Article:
“One”: Musical Chairs at the Push Festival

Un (One), Mani Soleymanlou
Un (One), Mani Soleymanlou

On the opening night of ONE at the Cultch, the Historic theatre was filled with guests buzzing with curiosity. At three minutes to eight, the theatre was almost at capacity, yet there were still an unusually large number of empty seats. These unfilled chairs had been brought in specifically for the occasion. Row after row of lightly cushioned metal chairs faced the audience and covered the entire stage.

“If it’s just a one man show, who are all those chairs for?”

Someone whispered.

In the next hour triple threat writer/director/actor Mani Soleymanlou would sit in almost every one of them.

These chairs would quickly transform to become the chairs of Mani Soleymanlou’s many classrooms across the globe. These chairs would inhabit the living rooms and dining rooms of Mani’s numerous family homes. These chairs would be transported from Iran to Paris, to Toronto, Ottawa, and Quebec. They would be the patio furniture on his grandmother’s balcony. They would become people too: teachers, friends, family members, warriors, Iranians fighting for their freedom.

These chairs would represent struggle and emptiness. They would become the airplane seats Mani filled again and again as he moved, or rather was moved by his parents from city to city, country to country, and back again to visit the homeland, like a game of musical chairs he was forced to play.

“I don’t like the word immigrant” Mani tells us, “I never wanted to migrate anywhere.”

There is no fourth wall, here. Mani Soleymanlou speaks to us directly. He makes eye contact. When someone’s phone rings during the show, he stops to say, “you can answer that, I don’t mind.”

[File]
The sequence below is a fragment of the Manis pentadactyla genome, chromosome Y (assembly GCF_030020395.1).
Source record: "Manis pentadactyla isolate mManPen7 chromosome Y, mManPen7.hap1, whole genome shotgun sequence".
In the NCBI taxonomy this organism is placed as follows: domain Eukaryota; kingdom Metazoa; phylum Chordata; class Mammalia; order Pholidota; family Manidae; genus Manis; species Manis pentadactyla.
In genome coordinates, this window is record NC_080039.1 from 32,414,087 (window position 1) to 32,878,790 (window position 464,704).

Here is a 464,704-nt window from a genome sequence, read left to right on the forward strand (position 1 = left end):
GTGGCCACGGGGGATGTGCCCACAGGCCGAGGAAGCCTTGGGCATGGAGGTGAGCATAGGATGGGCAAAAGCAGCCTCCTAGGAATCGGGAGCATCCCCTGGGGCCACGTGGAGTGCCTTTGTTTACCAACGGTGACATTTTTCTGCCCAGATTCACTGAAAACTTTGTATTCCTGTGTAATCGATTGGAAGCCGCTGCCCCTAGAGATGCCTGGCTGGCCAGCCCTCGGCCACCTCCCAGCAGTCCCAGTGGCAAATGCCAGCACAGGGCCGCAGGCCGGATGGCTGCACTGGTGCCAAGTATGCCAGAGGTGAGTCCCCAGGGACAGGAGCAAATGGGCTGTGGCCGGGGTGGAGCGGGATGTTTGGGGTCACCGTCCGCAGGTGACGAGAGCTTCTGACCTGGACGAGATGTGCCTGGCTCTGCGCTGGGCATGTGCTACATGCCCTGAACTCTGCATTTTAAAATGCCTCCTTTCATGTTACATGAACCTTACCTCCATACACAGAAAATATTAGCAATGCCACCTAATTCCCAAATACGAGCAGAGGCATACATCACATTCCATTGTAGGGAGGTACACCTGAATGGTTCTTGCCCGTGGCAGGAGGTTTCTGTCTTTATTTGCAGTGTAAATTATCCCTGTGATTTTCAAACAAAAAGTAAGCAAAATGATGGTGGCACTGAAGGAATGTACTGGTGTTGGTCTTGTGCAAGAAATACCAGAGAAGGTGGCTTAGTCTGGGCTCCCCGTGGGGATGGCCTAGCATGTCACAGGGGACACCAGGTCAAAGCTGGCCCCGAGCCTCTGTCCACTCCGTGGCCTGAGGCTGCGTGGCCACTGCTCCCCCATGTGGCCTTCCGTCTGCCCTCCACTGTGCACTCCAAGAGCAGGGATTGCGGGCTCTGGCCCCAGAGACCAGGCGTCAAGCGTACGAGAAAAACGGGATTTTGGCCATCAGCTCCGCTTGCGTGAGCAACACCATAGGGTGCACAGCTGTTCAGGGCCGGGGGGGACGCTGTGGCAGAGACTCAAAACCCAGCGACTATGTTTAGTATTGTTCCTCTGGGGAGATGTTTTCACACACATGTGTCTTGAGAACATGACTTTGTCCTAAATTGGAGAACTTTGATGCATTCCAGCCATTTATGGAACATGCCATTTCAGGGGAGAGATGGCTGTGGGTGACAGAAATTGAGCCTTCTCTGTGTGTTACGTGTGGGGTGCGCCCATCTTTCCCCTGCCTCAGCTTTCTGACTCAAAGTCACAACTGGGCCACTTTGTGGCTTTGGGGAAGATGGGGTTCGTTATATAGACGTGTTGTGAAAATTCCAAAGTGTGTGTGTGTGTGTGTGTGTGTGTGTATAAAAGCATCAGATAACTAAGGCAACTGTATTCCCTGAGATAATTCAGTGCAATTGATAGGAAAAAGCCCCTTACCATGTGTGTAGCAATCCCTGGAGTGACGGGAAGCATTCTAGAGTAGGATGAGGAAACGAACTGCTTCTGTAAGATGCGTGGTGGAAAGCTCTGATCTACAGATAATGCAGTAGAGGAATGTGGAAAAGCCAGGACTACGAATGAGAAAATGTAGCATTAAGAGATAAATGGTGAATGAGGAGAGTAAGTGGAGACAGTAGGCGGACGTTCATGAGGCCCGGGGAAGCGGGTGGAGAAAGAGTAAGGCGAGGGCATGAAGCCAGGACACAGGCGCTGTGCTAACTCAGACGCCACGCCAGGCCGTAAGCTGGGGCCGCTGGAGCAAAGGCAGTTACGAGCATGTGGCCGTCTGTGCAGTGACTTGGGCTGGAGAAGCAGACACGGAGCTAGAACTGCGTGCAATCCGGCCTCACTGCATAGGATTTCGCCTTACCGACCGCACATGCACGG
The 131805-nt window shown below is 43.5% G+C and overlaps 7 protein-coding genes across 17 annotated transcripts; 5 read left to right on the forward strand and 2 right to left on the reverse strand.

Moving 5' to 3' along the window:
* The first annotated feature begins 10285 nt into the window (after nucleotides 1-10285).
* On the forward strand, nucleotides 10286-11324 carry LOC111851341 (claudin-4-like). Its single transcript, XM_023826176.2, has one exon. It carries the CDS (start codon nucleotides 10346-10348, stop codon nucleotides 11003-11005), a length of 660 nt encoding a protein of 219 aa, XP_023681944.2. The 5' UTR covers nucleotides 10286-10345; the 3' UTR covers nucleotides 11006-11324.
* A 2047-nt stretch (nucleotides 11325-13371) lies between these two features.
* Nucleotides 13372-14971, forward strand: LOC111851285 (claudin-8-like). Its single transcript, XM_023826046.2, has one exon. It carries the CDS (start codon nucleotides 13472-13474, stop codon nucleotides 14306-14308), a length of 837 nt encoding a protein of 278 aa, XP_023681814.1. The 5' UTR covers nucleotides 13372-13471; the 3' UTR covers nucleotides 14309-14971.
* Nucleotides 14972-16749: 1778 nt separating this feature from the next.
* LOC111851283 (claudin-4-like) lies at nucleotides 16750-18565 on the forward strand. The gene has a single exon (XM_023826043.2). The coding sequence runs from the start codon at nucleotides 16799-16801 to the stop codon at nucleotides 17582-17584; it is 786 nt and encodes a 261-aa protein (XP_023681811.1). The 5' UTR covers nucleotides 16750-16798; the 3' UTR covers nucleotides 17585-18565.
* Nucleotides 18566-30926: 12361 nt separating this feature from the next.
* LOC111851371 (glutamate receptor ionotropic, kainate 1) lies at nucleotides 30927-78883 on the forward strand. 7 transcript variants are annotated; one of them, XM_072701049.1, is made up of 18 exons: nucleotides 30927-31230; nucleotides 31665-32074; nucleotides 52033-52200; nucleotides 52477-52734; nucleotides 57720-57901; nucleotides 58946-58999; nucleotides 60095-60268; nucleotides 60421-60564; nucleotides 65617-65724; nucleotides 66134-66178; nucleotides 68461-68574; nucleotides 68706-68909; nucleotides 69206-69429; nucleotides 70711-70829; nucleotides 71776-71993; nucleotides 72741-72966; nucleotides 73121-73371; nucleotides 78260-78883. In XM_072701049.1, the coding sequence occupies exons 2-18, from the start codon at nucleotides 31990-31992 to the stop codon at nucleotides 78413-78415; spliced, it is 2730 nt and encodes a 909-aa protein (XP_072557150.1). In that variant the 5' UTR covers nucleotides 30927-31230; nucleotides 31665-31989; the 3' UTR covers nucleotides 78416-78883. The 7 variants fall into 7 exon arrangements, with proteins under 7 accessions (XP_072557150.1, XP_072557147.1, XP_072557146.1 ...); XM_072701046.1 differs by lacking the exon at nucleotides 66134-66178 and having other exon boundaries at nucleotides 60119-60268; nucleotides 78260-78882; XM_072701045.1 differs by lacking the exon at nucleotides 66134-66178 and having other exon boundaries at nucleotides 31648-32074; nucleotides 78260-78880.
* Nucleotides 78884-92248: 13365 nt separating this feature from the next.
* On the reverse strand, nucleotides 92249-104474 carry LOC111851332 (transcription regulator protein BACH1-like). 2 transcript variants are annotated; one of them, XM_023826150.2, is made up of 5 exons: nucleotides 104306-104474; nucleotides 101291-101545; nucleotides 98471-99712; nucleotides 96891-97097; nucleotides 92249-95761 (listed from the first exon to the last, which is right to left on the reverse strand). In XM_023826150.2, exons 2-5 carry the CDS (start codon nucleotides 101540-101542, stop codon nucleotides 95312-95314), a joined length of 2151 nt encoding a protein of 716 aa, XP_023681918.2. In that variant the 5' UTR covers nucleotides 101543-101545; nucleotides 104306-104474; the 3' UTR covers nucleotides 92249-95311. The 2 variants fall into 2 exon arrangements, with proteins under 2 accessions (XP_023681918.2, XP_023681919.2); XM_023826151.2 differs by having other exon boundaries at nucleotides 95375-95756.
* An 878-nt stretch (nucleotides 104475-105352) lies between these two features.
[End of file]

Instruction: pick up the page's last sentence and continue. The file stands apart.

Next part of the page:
Throughout the play, he uses humour and wit, exaggerated accents and hilarious mime.

“I know how it is, cheaper on weeknights and all, really, go ahead…”

At times Mani Soleymanlou twists three languages into one sentence translating only with his body and universal human emotion. He captivates the audience with his memories and comedic reenactments of his childhood and youth.

As a young Iranian boy he had never seen a urinal until he moved to Paris, where apparently he ‘used it’ wrong! He was forced to learn that trick pretty quick, among other things. The day he had perfected the style and attitude of a typical French boy, he was whisked away to start a new life in Canada (which is a country, according to Mani, that only pretends to be bilingual).

Everywhere Mani moved he was too much of this and not enough of that: too foreign, too Iranian, too French, too different, with a last name too difficult for other Canadians to pronounce! In this production, however, he is simply too charismatic and too charming not to love.

ONE is Mani Soleymanlou’s profound personal journey to uncover his roots, and define his own identity. This award-winning one-man show is funny and heartfelt, entertaining and educational. It even includes Mani’s own synopsis of over fifty years of Iranian history, so we can all catch up really quick. Whenever the material gets too heavy he lightens the mood with music, mime and dance, then jumps to a new chair and yells “New scene!”

We sit on the edges of our own chairs in anticipation, wondering what on earth he’ll do or say next.

ONE is Mani Soleymanlou’s open-ended answer to the questions that have been thrown at him his whole life.